Mikel Arteta is on course to guide Arsenal to the Premier League title. His compatriots Julen Lopetegui and Unai Emery have transformed their club’s fortunes since their mid-season appointments. All three are part of a remarkable coaching trend.
Each of that Premier League managerial trio are from the Basque Country but more specifically, the area of Gipuzkoa; geographically the smallest province of Spain. Home to just 720,000 inhabitants and high-flying La Liga outfit Real Sociedad, the beautiful coastal province is producing the highest volume of top-level football coaches in Europe.
Arteta, Lopetegui and Emery all spent part of their playing careers at the club, with the latter two being developed by La Real’s famed youth system. Yet they are not alone in the Gipuzkoan coaching revolution; highly-rated Bayer Leverkusen boss Xabi Alonso and Rayo Vallecano manager Andoni Iraola – whom Leeds unsuccessfully tried to appoint earlier this year – are both from the region.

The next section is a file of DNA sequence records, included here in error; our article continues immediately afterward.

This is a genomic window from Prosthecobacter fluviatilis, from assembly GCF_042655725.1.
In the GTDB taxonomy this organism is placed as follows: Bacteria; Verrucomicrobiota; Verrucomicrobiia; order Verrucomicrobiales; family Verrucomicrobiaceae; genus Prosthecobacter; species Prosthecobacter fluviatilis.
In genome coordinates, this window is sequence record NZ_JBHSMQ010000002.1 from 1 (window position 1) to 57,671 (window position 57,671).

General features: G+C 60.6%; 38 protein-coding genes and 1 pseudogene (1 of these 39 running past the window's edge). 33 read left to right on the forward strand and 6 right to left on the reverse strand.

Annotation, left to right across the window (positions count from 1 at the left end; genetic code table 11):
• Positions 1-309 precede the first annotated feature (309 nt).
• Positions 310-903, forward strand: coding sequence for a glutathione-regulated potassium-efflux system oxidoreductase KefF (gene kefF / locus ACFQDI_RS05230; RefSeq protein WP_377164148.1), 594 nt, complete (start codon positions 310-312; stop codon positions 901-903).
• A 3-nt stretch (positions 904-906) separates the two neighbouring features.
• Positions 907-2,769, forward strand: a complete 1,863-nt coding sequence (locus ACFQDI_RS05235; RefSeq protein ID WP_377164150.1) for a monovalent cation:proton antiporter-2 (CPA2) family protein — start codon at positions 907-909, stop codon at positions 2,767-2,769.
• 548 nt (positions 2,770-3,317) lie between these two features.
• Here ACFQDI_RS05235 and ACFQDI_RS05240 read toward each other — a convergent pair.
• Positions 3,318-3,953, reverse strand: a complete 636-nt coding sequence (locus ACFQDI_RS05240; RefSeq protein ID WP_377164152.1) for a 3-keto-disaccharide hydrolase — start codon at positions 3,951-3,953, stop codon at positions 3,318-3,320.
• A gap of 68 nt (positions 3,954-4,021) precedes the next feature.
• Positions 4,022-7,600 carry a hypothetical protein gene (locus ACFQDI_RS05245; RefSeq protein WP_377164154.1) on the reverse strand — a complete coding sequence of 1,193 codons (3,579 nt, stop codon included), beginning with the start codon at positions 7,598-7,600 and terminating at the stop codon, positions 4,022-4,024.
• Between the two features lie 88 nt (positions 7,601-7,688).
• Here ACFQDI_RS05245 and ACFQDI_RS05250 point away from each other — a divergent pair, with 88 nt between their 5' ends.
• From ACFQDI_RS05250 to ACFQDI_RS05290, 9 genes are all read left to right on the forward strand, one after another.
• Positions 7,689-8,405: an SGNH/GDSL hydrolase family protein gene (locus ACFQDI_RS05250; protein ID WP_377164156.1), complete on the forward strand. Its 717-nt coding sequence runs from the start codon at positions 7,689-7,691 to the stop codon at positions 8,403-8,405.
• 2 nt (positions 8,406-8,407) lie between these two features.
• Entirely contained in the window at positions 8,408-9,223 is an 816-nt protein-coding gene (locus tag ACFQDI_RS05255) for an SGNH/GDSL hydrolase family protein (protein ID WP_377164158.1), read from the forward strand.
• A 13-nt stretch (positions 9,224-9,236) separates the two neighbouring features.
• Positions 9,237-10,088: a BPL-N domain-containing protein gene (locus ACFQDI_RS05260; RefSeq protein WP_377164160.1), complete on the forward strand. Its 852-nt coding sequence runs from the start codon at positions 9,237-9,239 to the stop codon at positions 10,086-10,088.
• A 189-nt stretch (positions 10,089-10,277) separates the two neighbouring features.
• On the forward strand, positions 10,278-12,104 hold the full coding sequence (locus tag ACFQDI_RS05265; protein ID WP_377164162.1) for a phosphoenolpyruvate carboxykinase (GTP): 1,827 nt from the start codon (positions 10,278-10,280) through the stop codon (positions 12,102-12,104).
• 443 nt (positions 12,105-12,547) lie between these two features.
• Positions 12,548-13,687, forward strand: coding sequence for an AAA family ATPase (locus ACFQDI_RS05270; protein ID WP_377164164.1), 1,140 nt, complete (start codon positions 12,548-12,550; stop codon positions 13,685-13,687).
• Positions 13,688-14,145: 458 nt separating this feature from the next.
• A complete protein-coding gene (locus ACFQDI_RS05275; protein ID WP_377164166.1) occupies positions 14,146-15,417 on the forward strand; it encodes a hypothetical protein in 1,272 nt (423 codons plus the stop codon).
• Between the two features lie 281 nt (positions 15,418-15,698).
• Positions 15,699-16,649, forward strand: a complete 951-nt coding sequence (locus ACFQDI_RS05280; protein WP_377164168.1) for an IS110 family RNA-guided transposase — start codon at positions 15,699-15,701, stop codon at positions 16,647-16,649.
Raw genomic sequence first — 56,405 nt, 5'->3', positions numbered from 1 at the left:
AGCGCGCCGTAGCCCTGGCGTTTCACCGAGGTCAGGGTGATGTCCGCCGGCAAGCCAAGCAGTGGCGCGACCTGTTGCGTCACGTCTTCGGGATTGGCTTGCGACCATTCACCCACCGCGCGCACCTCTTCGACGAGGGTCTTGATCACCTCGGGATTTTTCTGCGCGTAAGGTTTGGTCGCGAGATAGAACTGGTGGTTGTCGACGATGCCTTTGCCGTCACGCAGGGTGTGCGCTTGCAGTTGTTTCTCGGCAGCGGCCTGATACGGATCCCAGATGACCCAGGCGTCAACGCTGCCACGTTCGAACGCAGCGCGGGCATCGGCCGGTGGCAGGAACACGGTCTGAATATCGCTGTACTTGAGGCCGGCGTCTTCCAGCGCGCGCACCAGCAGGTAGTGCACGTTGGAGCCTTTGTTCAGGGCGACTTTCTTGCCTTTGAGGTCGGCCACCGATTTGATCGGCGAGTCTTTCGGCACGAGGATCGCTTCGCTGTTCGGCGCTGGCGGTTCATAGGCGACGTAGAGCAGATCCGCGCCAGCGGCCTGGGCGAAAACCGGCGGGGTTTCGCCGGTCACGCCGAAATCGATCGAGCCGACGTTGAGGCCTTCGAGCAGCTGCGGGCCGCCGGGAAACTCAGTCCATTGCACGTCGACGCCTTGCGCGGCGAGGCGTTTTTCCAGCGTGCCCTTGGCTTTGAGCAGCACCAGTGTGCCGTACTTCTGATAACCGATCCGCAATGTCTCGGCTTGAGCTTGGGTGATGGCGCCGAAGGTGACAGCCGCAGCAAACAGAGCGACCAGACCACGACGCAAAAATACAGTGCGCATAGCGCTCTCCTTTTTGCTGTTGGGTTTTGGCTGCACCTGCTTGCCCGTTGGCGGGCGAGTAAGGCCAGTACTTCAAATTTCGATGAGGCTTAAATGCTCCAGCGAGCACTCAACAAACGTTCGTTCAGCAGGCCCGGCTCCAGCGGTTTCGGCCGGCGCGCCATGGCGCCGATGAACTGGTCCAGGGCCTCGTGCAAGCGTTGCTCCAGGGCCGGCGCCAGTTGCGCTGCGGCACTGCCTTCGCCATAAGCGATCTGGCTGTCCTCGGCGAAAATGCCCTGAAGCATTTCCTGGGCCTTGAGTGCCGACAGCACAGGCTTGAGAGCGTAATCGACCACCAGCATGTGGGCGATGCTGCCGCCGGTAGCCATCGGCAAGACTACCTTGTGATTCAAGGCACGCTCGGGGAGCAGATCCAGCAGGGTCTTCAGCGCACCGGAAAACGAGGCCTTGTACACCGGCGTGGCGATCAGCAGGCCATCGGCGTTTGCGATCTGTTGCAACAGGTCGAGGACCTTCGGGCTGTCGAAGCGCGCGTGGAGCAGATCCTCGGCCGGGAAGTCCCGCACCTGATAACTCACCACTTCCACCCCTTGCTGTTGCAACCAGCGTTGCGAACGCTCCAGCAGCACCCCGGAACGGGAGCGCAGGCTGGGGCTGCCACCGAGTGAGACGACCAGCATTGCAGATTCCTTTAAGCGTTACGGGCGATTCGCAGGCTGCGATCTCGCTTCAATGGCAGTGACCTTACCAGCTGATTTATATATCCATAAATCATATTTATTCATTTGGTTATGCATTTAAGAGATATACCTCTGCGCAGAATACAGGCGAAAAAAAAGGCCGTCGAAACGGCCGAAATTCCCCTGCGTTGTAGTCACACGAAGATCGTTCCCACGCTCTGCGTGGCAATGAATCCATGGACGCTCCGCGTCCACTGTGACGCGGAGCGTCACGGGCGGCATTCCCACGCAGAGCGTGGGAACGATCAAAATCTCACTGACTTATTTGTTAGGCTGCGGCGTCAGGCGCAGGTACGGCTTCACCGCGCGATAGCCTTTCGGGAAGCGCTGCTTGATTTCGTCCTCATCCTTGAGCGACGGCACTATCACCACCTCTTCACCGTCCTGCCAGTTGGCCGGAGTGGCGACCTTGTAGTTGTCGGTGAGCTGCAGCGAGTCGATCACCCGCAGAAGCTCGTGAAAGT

Leeds failed with their attempts to poach Iraola before appointing Javi Gracia, who spent four years of his playing career at Real Sociedad, while another of La Liga’s brightest managerial talents, Osasuna boss Jagoba Arrasate, coached his way up through Real Sociedad’s teams up to first-team level.
There is little surprise that the club’s current boss Imanol Aguacil is another local lad, spending one decade in San Sebastian – Gipuzkoa’s capital, home of Real Sociedad – as a player and then another as a coach. He guided the club to their Copa del Rey success in 2021 and is currently on course to secure a top four La Liga finish and Champions League qualification this season.